Cosmetics business reveals top 5 men’s grooming trends of 2024 in new report


This article was originally published on Male grooming Trend Report. Get your copy here


If celebrity investment is a barometer of the health of a given industry, then men’s grooming must be entering a winning streak.

The year 2024 has already seen new business ventures from Dwayne ‘The Rock’ Johnson and LeBron James launching their own skincare and personal care brands for men in mainstream brick and mortar retailers in the US.

Both lines also touch on the core of men’s grooming today: Papatui (Johnson’s line) speaks to confidence and the importance of grooming, while James’ The Shop Men’s Grooming Line focuses on the values ​​of performance, empowerment and grooming. .

Then there’s the celebrity-driven ‘malepole’ trend, which has continued into 2024 with a collaboration between Pharrell Williams’ Humanrace and Tyler, the Creator’s Golf Le Fleur brands for a new limited edition green nail polish.

All of this means that whether it’s a facial moisturizer, beard cream or nail polish, men’s tendency to explore different types of beauty and grooming products is on the rise.

“Globally, men are expanding their grooming routines, trying new products and putting more emphasis on their appearance,” says Lauren Goodsitt, Director of Beauty and Personal Care at Mintel.

“The main theme of men’s grooming is that there is a willingness and a desire to add more products, steps, specific products to their grooming routines than we’ve ever seen before,” she explains.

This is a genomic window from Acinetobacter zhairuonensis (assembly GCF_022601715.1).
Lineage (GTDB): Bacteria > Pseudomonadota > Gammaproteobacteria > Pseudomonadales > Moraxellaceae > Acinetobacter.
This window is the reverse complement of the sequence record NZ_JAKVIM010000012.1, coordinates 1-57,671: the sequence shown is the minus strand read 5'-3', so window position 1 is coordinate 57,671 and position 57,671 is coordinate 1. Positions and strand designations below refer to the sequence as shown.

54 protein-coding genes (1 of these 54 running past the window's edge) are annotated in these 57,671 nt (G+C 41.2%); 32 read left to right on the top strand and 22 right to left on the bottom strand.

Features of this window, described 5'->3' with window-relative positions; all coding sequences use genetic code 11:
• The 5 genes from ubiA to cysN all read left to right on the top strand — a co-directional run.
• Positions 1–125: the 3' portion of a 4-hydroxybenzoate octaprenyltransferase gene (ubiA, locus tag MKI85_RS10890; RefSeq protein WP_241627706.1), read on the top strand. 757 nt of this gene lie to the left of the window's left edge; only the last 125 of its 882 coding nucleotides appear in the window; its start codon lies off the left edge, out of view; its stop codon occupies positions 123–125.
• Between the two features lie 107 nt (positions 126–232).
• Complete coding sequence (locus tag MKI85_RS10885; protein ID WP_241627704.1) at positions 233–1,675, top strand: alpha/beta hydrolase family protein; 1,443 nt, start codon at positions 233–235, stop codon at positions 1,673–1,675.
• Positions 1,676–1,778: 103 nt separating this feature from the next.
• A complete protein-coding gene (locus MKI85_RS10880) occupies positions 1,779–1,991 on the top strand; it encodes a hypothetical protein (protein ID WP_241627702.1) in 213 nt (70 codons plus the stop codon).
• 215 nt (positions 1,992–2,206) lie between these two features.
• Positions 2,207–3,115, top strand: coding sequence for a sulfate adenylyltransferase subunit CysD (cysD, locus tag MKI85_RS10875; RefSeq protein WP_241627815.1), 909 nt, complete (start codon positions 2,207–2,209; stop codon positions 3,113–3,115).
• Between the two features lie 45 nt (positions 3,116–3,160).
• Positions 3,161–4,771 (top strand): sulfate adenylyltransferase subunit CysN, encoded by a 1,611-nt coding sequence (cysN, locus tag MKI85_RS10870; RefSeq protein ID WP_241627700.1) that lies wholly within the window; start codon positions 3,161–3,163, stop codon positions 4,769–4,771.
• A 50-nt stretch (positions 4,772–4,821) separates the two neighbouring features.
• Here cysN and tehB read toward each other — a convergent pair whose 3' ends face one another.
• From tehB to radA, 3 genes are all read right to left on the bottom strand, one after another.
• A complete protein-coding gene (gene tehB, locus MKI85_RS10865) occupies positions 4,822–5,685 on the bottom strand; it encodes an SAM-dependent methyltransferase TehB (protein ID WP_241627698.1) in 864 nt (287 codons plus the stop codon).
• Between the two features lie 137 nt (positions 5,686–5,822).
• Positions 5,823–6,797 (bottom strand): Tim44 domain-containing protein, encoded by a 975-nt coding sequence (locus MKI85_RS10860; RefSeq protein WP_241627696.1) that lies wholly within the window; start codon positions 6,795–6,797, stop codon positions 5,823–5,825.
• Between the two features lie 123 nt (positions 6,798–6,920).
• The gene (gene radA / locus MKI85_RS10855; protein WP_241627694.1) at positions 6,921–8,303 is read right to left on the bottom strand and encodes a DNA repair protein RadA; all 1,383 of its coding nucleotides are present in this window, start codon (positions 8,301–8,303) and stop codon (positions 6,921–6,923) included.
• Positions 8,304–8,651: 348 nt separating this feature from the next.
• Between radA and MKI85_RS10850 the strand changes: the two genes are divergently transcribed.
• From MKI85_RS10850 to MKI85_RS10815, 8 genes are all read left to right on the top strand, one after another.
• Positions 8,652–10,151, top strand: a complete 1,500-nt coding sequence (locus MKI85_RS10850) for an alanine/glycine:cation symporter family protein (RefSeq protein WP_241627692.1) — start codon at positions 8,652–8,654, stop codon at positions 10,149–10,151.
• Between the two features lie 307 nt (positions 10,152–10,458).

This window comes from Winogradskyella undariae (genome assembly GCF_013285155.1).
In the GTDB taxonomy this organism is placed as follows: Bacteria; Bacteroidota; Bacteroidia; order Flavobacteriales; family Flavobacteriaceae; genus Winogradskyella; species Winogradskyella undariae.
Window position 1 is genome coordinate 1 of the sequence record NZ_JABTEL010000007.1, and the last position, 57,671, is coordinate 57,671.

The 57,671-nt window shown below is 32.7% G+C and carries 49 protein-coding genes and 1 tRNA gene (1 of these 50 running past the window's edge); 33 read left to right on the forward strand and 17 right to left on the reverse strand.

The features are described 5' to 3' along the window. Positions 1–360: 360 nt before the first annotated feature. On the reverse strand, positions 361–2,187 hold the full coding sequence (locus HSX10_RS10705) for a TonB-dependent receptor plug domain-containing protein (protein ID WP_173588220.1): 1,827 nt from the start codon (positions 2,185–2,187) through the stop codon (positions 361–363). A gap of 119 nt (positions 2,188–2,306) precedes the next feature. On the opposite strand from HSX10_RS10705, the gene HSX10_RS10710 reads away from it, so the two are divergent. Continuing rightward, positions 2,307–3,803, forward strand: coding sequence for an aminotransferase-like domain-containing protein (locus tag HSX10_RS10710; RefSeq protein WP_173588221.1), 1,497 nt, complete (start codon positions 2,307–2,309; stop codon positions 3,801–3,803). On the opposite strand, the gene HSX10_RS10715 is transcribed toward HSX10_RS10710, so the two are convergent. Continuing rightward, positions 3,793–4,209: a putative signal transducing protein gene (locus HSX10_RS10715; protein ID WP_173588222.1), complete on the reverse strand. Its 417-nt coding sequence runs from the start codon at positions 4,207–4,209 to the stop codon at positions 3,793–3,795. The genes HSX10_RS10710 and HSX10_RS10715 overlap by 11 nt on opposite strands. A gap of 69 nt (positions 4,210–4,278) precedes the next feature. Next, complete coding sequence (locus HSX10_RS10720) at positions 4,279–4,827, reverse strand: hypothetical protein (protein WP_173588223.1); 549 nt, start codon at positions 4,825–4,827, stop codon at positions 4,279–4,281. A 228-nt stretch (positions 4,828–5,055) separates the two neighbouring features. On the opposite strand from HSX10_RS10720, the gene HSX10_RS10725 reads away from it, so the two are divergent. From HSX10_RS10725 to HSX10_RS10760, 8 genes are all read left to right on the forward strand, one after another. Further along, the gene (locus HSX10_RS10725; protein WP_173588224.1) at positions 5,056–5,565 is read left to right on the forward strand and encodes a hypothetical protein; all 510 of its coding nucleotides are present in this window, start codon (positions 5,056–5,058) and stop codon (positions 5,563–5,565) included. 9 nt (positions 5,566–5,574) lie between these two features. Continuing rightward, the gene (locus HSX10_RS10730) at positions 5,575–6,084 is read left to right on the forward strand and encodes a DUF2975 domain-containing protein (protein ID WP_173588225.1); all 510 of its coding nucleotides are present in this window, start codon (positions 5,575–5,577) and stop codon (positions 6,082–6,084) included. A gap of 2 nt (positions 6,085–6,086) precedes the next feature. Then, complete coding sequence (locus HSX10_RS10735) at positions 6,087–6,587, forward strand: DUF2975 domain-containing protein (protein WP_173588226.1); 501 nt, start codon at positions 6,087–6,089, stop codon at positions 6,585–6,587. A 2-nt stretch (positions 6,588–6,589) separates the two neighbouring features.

The growth of the $57.2 billion global men’s grooming category – which in 2023 reached over 6% compared to 2022 according to Euromonitor International – reflects the increasing level of interest that more men are taking in this category.

Furthermore, data from Mintel found that 28% of UK men aged 16-24 plan to prioritize improving their appearance in the next year, while CACI data found that 13% of men expect their spending on beauty to increase in 2024, more than 9%. of the women who were asked.

Nick Vaus, co-founder and Managing Partner at Free The Birds, explains: “There is little doubt that this sector is growing at an accelerating rate and is poised for further growth.

“Brands and businesses are recognizing the potential of the men’s grooming market and investing in innovation for this increasingly discerning customer.

“They recognize that men are looking for more options, more styles and more products that suit specific skin needs.”

In this report, Cosmetics Business focuses on five key opportunities for brands and retailers to meet the changing demands of male consumers, from product to conversation that supports confidence and self-esteem, for all ages.

Trend 1: Looks maxxing: Is anyone talking to teenage boys?

The beauty debut of Gen Alpha has been one of the hottest topics for the industry in recent months, but while attention has focused on girls, Gen Alpha boys continue to fall under the radar.

They may not have caused a stir at Sephora or skin care at Ulta, but boys and teens have quietly been doing their thing.

‘Looksmaxxing’ – maximizing your looks – is a TikTok trend that has caught the attention of younger Gen Z boys and older Gen Alphas, with billions of posts sharing common advice on everything from basic hygiene and treatments with drops to prevent hair loss.

But looksmaxxing can also veer to darker extremes with videos detailing drastic measures to ‘improve’ looks, such as ‘bone crushing’ (using hammers to make the jaw more angular) and using steroids to enhance ‘ the sexual value of the market’.